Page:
S8: I guess. I really like that. I haven’t thought about that. But I like the thing is that I think is very creative about ideas. The idea of matching to basically say there are some kids who aren’t gonna be able to come back for either their own reasons or for family reasons and some teachers who can’t who can’t come back. So let’s match those people up. That is. I like that, Emily. But I think that’s also an example of the kind of thing that I don’t think we’re thinking about. Right. So instead, people are saying, OK, well, if there’s a high risk teacher, let’s just zoom them into their classroom as if they were their regular. And if we have a high risk kid, let’s just zoom them into their classroom. But that’s like we just have to try to do exactly the thing we did before. Instead of saying we’re in a different situation, let’s try to think about how we can use our resources and reallocate our resources to make this possible. Even though this situation is going to be very different.

S4: I mean, also the point to make is like if your teacher is remote, that’s still remote learning. It’s not quite as catastrophic for family life to have your child at school, remote learning. But it’s still the it’s still a really shitty, bad, misbegotten educational experience. And so you don’t want teachers zooming into classrooms.

S1: Well, what if you can avoid it? And also, it depends on the age of the kids, too. Like how much? I think it depends on the edge of the kids.

S8: But I also think we don’t want to I don’t want to, like, understate the importance of physically having kids at school. I think this this gets into some of what Michelle was suggesting. You know, there with kind of AIDS and, you know, actually having kids working on laptops in a place where they’re supervised by somebody, even if it’s a relatively low, you know, low level person that actually is delivering some of the benefits of of school. You know, if they’re going to do like online learning, but at least they have good Internet connection and at least they have somebody, you know, who can help them with their fractions if they get if they get stuck. I think that’s pretty good that that is that that’s not as good as regular school. But it’s it’s better than being at home by yourself.

S7: Right. And you get the benefits of socialization. And so, Emily, as you think through the economic effects of this, there’s what do you think about. I mean, so it’s obviously getting the kids out of the house so the parents can do work or even physically go to work.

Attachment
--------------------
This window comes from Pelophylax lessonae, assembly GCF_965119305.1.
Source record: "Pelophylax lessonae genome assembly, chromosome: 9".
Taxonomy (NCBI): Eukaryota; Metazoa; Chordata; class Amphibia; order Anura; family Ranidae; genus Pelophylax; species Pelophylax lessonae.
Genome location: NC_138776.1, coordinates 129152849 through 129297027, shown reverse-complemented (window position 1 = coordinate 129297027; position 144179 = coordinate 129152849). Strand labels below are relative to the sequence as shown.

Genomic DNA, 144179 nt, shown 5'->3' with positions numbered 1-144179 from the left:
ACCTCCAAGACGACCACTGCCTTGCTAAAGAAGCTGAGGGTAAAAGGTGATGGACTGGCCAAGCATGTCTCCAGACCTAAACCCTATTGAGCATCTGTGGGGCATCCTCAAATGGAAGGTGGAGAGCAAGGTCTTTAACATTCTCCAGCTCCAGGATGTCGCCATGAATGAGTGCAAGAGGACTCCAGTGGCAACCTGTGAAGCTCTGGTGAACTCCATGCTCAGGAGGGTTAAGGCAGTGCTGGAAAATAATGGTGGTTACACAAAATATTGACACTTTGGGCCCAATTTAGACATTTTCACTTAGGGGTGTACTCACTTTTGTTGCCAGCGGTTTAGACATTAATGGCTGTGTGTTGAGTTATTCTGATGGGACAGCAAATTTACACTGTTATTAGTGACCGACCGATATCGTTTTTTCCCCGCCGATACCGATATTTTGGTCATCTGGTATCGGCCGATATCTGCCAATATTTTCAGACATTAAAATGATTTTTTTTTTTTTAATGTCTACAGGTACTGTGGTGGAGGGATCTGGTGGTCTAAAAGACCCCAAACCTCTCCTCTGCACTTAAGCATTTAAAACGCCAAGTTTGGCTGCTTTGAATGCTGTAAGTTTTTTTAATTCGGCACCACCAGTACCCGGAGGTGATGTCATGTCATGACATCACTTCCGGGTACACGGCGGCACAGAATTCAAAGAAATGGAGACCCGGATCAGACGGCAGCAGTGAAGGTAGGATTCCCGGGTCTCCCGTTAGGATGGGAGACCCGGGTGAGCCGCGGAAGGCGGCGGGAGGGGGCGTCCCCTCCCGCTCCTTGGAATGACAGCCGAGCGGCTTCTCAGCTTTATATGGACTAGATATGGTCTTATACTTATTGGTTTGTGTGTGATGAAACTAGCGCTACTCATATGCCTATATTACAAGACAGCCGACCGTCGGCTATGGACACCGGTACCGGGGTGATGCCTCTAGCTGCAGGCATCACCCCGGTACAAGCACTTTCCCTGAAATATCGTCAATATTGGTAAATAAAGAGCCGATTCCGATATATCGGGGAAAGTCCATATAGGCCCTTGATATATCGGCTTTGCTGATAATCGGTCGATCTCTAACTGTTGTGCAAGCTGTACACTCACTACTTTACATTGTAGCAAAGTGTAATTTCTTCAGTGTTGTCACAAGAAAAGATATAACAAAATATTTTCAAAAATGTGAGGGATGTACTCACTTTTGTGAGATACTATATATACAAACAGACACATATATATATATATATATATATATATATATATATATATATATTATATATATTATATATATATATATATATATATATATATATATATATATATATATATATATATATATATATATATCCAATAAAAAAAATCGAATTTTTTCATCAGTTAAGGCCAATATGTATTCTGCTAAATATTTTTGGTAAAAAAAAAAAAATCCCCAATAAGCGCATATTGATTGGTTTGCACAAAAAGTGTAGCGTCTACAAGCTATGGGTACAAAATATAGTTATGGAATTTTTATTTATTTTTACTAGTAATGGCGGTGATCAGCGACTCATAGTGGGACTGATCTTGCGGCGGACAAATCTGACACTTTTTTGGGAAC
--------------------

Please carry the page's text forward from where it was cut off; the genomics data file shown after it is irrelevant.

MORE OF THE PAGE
S6: But then also, is there a psychological piece, which is if if schools are open and it feels like as a society, we’ve managed enough to be able to get the kids into the school. Can you talk a little bit about the psychological piece that’s going to be required to get economic activity going again?

S7: Because people have to feel a certain level of safety to feel like they can plan and they can think in the future about their economic behavior. Just how do you think about that?

S8: Yeah, I mean, I think for many people with children’s school, the routine of school, that is what is delivering a sense of normalcy and a sense that you are kind of having your regular life. Once we have that, I think it will be easier for people to think about other aspects of their life that they’re that they’re trying to move and, you know, trying to move to move forward on. There’s going to be a lot of variation and in the kinds of reopening that we that we want to do. And so I think there’s a there’s a kind of downside to what you say, which is once we get our kids back in school. We’re just going to feel like we can kind of do everything just just exactly the same. And, you know, I think that’s not there. There’s many activities which are riskier than sending your kids to school. Notably bars, but also other things. We’re all going to sort of stumble towards normalcy, normalcy a little bit.